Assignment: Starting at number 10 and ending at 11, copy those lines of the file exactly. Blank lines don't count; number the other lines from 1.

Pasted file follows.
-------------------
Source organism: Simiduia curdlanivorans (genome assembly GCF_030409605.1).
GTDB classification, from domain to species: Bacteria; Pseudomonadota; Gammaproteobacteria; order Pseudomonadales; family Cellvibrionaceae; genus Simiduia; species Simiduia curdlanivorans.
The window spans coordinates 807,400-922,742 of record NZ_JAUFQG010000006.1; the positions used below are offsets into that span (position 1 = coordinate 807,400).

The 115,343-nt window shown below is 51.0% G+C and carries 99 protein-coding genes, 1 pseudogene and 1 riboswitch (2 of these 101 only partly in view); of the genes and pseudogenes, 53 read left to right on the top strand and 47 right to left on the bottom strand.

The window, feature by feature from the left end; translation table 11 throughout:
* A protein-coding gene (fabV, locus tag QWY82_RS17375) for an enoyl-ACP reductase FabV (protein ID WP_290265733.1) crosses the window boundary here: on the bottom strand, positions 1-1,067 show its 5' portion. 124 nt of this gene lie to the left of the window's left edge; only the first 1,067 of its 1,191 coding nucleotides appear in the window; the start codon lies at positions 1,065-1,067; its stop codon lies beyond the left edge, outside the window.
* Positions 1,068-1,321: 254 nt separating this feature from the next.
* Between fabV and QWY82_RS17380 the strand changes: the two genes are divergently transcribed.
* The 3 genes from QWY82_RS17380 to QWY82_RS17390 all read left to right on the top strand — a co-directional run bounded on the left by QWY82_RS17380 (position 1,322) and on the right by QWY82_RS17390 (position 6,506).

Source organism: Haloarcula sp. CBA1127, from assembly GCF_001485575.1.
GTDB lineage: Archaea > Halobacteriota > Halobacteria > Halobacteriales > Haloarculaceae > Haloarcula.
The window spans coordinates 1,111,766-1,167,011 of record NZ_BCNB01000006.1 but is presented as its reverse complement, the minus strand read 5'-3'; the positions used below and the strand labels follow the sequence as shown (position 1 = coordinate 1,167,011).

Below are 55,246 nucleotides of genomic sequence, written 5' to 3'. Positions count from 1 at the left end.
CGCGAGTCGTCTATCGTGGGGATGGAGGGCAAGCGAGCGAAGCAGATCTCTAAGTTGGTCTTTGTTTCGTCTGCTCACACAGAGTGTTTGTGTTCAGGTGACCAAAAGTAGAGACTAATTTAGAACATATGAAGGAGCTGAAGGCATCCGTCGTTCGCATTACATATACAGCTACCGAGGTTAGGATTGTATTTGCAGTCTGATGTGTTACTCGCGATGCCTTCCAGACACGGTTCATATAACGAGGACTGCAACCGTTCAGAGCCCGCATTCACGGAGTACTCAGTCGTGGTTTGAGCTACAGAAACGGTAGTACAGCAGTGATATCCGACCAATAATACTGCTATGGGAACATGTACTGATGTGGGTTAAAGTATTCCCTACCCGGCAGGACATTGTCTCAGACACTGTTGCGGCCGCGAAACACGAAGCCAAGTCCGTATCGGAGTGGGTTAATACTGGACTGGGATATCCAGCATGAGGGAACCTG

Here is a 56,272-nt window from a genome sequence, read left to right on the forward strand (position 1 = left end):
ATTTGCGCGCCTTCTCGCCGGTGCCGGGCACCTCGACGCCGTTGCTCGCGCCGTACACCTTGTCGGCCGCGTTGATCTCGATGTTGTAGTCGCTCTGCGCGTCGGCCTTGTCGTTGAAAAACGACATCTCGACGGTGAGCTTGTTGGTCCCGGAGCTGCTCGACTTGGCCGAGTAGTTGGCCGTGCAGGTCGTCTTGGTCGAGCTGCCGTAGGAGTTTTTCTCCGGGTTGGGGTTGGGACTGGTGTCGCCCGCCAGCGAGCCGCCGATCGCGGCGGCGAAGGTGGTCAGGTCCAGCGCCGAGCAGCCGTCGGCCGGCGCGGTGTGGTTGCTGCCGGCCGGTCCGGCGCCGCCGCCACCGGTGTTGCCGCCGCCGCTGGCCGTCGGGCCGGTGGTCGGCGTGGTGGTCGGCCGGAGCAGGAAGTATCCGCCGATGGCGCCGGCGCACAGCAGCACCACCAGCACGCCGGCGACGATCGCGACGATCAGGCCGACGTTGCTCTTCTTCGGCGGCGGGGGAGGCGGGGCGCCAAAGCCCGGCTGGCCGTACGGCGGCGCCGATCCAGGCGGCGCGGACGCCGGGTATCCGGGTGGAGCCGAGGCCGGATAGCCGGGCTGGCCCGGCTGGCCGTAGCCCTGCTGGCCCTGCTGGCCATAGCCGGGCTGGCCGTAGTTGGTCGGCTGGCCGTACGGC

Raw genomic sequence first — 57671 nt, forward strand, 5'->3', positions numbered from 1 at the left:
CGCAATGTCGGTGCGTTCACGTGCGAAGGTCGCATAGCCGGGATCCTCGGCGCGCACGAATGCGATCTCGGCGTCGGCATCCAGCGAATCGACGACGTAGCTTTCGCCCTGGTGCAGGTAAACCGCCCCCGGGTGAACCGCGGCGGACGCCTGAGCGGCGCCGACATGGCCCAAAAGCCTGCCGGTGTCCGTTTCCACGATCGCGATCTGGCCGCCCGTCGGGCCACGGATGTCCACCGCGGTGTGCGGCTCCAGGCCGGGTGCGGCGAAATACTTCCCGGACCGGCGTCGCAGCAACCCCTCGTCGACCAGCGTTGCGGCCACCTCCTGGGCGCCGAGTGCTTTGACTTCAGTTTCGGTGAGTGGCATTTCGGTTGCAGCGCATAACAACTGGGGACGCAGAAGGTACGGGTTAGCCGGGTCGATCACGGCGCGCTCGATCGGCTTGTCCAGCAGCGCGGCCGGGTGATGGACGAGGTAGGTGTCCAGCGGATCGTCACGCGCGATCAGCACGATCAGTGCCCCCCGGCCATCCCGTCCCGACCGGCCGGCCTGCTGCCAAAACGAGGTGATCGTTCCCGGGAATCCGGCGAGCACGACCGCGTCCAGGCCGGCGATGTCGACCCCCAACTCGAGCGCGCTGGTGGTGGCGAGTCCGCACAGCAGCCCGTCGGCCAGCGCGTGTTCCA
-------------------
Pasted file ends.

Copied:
Source organism: Haloarcula sp. CBA1127, from assembly GCF_001485575.1.
GTDB lineage: Archaea > Halobacteriota > Halobacteria > Halobacteriales > Haloarculaceae > Haloarcula.